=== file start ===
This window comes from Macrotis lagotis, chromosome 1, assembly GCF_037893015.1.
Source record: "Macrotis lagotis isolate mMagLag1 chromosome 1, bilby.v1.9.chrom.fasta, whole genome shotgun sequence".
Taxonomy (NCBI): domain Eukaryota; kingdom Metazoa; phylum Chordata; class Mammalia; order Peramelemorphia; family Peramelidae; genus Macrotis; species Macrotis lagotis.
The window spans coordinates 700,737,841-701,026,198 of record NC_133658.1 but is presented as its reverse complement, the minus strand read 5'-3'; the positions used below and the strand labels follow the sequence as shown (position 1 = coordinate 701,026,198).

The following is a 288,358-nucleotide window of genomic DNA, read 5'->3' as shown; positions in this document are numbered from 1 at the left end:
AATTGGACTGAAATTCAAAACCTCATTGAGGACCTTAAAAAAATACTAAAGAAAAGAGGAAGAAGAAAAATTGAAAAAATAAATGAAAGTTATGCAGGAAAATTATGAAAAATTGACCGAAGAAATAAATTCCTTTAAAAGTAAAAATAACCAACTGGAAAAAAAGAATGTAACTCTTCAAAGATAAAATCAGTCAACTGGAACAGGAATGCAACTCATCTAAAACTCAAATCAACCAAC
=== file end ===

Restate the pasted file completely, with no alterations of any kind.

This window comes from Macrotis lagotis, chromosome 1, assembly GCF_037893015.1.
Source record: "Macrotis lagotis isolate mMagLag1 chromosome 1, bilby.v1.9.chrom.fasta, whole genome shotgun sequence".
Taxonomy (NCBI): domain Eukaryota; kingdom Metazoa; phylum Chordata; class Mammalia; order Peramelemorphia; family Peramelidae; genus Macrotis; species Macrotis lagotis.
The window spans coordinates 700,737,841-701,026,198 of record NC_133658.1 but is presented as its reverse complement, the minus strand read 5'-3'; the positions used below and the strand labels follow the sequence as shown (position 1 = coordinate 701,026,198).

The following is a 288,358-nucleotide window of genomic DNA, read 5'->3' as shown; positions in this document are numbered from 1 at the left end:
AATTGGACTGAAATTCAAAACCTCATTGAGGACCTTAAAAAAATACTAAAGAAAAGAGGAAGAAGAAAAATTGAAAAAATAAATGAAAGTTATGCAGGAAAATTATGAAAAATTGACCGAAGAAATAAATTCCTTTAAAAGTAAAAATAACCAACTGGAAAAAAAGAATGTAACTCTTCAAAGATAAAATCAGTCAACTGGAACAGGAATGCAACTCATCTAAAACTCAAATCAACCAAC